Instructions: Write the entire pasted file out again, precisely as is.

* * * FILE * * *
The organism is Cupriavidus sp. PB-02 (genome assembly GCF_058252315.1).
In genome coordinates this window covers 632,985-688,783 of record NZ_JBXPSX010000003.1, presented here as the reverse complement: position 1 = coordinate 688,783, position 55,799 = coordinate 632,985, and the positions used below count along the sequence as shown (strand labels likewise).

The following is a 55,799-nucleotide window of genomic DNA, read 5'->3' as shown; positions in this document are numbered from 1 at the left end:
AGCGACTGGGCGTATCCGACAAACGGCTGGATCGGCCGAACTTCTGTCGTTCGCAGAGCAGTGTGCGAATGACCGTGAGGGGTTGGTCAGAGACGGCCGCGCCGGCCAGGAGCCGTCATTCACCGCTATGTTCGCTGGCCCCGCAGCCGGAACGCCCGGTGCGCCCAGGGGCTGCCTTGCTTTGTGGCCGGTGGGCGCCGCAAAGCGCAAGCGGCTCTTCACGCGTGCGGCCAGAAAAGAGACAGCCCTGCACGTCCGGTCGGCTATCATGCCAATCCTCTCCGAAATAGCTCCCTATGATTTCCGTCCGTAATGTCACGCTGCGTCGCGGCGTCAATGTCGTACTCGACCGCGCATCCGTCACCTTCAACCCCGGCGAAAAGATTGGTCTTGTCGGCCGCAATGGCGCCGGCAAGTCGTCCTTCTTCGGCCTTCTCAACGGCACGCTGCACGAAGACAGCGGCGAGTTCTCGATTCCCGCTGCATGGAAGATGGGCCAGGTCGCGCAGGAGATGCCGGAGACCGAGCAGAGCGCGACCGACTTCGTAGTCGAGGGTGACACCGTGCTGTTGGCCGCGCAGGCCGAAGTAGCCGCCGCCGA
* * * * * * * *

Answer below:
The organism is Cupriavidus sp. PB-02 (genome assembly GCF_058252315.1).
In genome coordinates this window covers 632,985-688,783 of record NZ_JBXPSX010000003.1, presented here as the reverse complement: position 1 = coordinate 688,783, position 55,799 = coordinate 632,985, and the positions used below count along the sequence as shown (strand labels likewise).

The following is a 55,799-nucleotide window of genomic DNA, read 5'->3' as shown; positions in this document are numbered from 1 at the left end:
AGCGACTGGGCGTATCCGACAAACGGCTGGATCGGCCGAACTTCTGTCGTTCGCAGAGCAGTGTGCGAATGACCGTGAGGGGTTGGTCAGAGACGGCCGCGCCGGCCAGGAGCCGTCATTCACCGCTATGTTCGCTGGCCCCGCAGCCGGAACGCCCGGTGCGCCCAGGGGCTGCCTTGCTTTGTGGCCGGTGGGCGCCGCAAAGCGCAAGCGGCTCTTCACGCGTGCGGCCAGAAAAGAGACAGCCCTGCACGTCCGGTCGGCTATCATGCCAATCCTCTCCGAAATAGCTCCCTATGATTTCCGTCCGTAATGTCACGCTGCGTCGCGGCGTCAATGTCGTACTCGACCGCGCATCCGTCACCTTCAACCCCGGCGAAAAGATTGGTCTTGTCGGCCGCAATGGCGCCGGCAAGTCGTCCTTCTTCGGCCTTCTCAACGGCACGCTGCACGAAGACAGCGGCGAGTTCTCGATTCCCGCTGCATGGAAGATGGGCCAGGTCGCGCAGGAGATGCCGGAGACCGAGCAGAGCGCGACCGACTTCGTAGTCGAGGGTGACACCGTGCTGTTGGCCGCGCAGGCCGAAGTAGCCGCCGCCGA